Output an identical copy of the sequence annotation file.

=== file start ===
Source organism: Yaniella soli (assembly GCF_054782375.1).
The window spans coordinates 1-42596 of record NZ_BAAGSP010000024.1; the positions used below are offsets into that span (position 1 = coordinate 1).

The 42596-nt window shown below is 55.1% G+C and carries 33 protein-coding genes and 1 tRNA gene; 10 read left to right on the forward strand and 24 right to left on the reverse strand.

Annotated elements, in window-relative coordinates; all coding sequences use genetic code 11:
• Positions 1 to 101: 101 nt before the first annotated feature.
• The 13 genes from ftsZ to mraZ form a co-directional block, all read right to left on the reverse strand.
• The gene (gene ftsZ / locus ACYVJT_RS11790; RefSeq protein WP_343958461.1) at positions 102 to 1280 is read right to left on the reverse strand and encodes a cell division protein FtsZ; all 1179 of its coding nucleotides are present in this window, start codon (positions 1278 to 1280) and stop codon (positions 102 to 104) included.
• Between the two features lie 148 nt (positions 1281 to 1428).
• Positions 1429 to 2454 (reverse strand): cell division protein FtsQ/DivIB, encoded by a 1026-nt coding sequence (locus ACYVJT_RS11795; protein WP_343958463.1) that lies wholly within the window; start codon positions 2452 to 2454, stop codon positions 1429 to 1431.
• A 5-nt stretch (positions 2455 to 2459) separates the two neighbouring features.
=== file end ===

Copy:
Source organism: Yaniella soli (assembly GCF_054782375.1).
The window spans coordinates 1-42596 of record NZ_BAAGSP010000024.1; the positions used below are offsets into that span (position 1 = coordinate 1).

The 42596-nt window shown below is 55.1% G+C and carries 33 protein-coding genes and 1 tRNA gene; 10 read left to right on the forward strand and 24 right to left on the reverse strand.

Annotated elements, in window-relative coordinates; all coding sequences use genetic code 11:
• Positions 1 to 101: 101 nt before the first annotated feature.
• The 13 genes from ftsZ to mraZ form a co-directional block, all read right to left on the reverse strand.
• The gene (gene ftsZ / locus ACYVJT_RS11790; RefSeq protein WP_343958461.1) at positions 102 to 1280 is read right to left on the reverse strand and encodes a cell division protein FtsZ; all 1179 of its coding nucleotides are present in this window, start codon (positions 1278 to 1280) and stop codon (positions 102 to 104) included.
• Between the two features lie 148 nt (positions 1281 to 1428).
• Positions 1429 to 2454 (reverse strand): cell division protein FtsQ/DivIB, encoded by a 1026-nt coding sequence (locus ACYVJT_RS11795; protein WP_343958463.1) that lies wholly within the window; start codon positions 2452 to 2454, stop codon positions 1429 to 1431.
• A 5-nt stretch (positions 2455 to 2459) separates the two neighbouring features.